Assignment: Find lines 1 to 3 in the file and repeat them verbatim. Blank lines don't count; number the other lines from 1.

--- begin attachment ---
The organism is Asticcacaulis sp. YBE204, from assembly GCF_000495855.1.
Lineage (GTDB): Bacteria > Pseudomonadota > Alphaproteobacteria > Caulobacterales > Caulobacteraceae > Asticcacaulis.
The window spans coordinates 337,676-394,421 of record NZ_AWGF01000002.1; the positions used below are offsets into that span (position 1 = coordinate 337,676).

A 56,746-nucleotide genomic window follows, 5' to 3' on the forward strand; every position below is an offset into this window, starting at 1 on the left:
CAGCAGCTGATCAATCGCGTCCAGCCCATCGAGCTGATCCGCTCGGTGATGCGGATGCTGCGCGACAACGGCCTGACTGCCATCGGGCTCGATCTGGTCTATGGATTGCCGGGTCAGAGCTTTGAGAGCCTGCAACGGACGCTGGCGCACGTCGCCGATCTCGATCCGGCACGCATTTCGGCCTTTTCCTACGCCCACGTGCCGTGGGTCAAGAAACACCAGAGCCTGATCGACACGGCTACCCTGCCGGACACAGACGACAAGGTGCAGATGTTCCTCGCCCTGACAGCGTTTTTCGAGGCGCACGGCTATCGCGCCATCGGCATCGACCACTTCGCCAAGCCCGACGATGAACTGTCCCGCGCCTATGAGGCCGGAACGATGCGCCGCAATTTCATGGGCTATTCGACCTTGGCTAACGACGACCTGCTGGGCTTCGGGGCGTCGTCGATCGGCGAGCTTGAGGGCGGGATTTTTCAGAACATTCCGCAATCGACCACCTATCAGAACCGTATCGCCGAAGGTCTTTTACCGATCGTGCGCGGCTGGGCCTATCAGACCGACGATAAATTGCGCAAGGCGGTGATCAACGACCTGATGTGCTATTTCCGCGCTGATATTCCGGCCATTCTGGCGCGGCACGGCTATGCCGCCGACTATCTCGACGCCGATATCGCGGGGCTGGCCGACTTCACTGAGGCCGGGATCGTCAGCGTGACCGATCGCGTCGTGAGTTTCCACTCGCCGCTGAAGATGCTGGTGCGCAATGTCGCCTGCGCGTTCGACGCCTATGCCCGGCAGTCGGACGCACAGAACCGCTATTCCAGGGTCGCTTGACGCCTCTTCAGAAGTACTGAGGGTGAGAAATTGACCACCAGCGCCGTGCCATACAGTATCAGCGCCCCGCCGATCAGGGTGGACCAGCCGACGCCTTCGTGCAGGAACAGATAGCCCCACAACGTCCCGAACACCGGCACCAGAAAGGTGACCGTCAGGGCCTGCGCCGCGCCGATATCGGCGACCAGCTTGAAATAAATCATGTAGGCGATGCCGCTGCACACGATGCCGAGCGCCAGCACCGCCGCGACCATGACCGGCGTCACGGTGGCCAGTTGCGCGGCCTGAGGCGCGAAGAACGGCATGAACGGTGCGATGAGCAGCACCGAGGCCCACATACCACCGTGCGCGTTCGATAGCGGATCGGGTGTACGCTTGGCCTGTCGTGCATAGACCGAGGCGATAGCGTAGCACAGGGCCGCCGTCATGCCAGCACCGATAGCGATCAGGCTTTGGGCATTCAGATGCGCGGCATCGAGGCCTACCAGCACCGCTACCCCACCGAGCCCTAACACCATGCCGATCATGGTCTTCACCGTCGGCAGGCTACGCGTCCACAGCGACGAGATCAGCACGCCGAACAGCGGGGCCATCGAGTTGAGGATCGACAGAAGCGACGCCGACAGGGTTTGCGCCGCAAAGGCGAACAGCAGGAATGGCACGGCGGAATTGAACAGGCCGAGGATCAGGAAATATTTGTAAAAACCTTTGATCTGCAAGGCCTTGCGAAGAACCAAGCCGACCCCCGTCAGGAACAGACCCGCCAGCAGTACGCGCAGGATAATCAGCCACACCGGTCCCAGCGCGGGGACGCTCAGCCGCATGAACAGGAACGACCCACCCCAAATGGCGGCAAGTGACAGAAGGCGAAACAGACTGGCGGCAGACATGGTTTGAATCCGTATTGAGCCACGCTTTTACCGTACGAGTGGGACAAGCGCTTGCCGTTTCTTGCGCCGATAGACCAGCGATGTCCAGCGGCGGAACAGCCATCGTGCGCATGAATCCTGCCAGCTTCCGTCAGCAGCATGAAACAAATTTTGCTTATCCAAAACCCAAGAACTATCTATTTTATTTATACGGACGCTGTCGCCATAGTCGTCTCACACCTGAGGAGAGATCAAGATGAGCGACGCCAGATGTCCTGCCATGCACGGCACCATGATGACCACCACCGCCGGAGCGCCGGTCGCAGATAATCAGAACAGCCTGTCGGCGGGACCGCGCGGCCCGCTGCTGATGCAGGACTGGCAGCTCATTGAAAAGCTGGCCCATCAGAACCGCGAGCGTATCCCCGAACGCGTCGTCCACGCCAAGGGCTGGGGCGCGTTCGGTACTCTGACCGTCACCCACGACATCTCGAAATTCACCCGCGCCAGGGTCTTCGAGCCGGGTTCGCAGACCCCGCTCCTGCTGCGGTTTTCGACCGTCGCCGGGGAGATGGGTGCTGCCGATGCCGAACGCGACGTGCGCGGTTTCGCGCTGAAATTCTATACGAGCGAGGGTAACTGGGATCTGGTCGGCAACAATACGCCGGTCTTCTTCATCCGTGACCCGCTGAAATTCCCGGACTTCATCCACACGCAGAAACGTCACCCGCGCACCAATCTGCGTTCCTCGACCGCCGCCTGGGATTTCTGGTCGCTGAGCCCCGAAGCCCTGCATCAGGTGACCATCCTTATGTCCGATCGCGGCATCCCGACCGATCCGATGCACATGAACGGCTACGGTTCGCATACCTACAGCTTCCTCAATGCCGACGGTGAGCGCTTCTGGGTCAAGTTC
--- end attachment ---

The organism is Asticcacaulis sp. YBE204, from assembly GCF_000495855.1.
Lineage (GTDB): Bacteria > Pseudomonadota > Alphaproteobacteria > Caulobacterales > Caulobacteraceae > Asticcacaulis.
The window spans coordinates 337,676-394,421 of record NZ_AWGF01000002.1; the positions used below are offsets into that span (position 1 = coordinate 337,676).